Not only that, but the brutal and senseless way that Swayze was murdered in the film affected me as well. Walking down a city street one moment, gunned down for your wallet the next. And by a minority, no less. This is why I am fairly certain that Ghost made me racist.
To lend some context, understand that at the time I saw this film the Los Angeles riots had just occurred and all I knew was 1) I lived in LA, 2) I was a white person and 3) minorities were very very angry at white persons. And this scene in Ghost reinforced my general fear that going outside late at night, no matter how well lit the street, can and will get you shot by a Mexican. Yes, I understand that Swayze's murderer was probably Puerto Rican, and yes, I understand that the real reason for Swayze's murder was because his Jewish friend totally Judas'd him for 30 pieces of silver. But try explaining that to an already-a-little-bit-racist 8 year old Matt Lieb after seeing Johnny Castle get shot in cold blood by a brown guy. I wept knowing he would never dirty dance again. The damage was done; the racism reinforced. I was inconsolable. I couldn't even finish the movie. I just cried and cried until my mother finally assured me that I probably wasn't gonna get shot and that had I only continued watching the movie I would have seen how funny Whoopi Goldberg was (and I would have seen the happy ending in which Swayze gets his revenge). But I declined to finish the movie on the grounds that I had already been lied to once about the film's contents. (Fool me once, shame on Whoopi. Fool me twice, white power?) It would be years before I reached the point in the film where I could finally hear Oda Mae Brown say “Molly... you in danger, girl.” It was scarcely worth the wait.
JUSTIN HALPERN, Writer (Sh*t My Dad Says, I Suck at Girls, Cougar Town)
Without a doubt my most terrifying movie going experience was Event Horizon. I knew I probably shouldn't have gone to the movie when they find the lost spaceship, there's no one inside it, and my first thought is "I hope they don't board it and check it out," which is the entire f*cking premise of the movie. It'd be like making a reservation at a restaurant and saying "I hope they don't serve any food." I was already regretting my decision, then I forgot Sam Neill was in the movie, and to me, Sam Neill is scary in that "clown at a kid's party" sort of way. He reminds me of Liam Neeson if he was a registered sex offender. Anyway, after the movie I went home and did that thing where you jump in to your bed so that whatever's hiding under your bed won't be able to grab you and pull you under because you were too quick. I sit for the next hour wide awake, until I finally start to drift off to sleep. Then I felt something on my leg and I flipped out and ripped the covers off me, which accidentally flung my cat in to the wall and he laid on the ground and made the cat version sound of the Grape Lady.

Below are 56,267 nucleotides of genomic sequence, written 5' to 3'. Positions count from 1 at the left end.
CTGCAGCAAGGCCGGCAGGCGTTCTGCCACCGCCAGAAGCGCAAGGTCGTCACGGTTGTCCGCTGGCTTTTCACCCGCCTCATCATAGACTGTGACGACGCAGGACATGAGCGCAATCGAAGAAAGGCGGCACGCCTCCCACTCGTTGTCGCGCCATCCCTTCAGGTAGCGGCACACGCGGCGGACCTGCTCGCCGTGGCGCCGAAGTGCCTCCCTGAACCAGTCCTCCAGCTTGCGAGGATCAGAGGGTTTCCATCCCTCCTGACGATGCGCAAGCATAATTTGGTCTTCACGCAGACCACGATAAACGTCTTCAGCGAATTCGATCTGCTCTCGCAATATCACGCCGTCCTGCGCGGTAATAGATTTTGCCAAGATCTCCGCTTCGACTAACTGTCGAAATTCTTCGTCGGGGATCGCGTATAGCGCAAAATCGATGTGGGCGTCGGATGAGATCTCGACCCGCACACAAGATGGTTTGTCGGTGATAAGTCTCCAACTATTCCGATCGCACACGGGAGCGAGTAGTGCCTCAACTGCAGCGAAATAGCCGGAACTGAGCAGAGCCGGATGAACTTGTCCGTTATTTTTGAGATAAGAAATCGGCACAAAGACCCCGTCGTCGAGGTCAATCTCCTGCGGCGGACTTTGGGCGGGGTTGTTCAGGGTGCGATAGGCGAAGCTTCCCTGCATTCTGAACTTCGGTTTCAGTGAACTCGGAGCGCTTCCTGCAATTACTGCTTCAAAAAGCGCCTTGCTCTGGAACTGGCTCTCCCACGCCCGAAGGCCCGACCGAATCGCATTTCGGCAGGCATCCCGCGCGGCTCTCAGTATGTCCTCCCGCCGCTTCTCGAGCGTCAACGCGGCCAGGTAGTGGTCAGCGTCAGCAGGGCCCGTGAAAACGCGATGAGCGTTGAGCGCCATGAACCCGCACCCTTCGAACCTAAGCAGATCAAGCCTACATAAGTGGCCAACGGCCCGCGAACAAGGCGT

ALISON STEVENSON, Comedian/Writer, Vice/FilmDrunk Contributor
I have a really horrible memory for some reason. I remember maybe 10% of my childhood. It's probably because my childhood was boring as shit, but that's pretty much the case for all kids unless they're child stars or Precious or something. For some reason, the majority of my earliest memories have to do with watching movies.
At the age of six, I remember very clearly being in the living room with my mom who was vacuuming while talking on the phone. She was distracted, and popped in a random VHS tape for me to watch. She thought she put in some random kids movie but what she had me watch instead was the Rocky Horror Picture Show. The only scene I remember watching was when Tim Curry sings “Sweet Transvestite”. I actually liked the movie even though I had no idea what was going on so I didn't tell my mom that she had slightly f*cked up as a parent.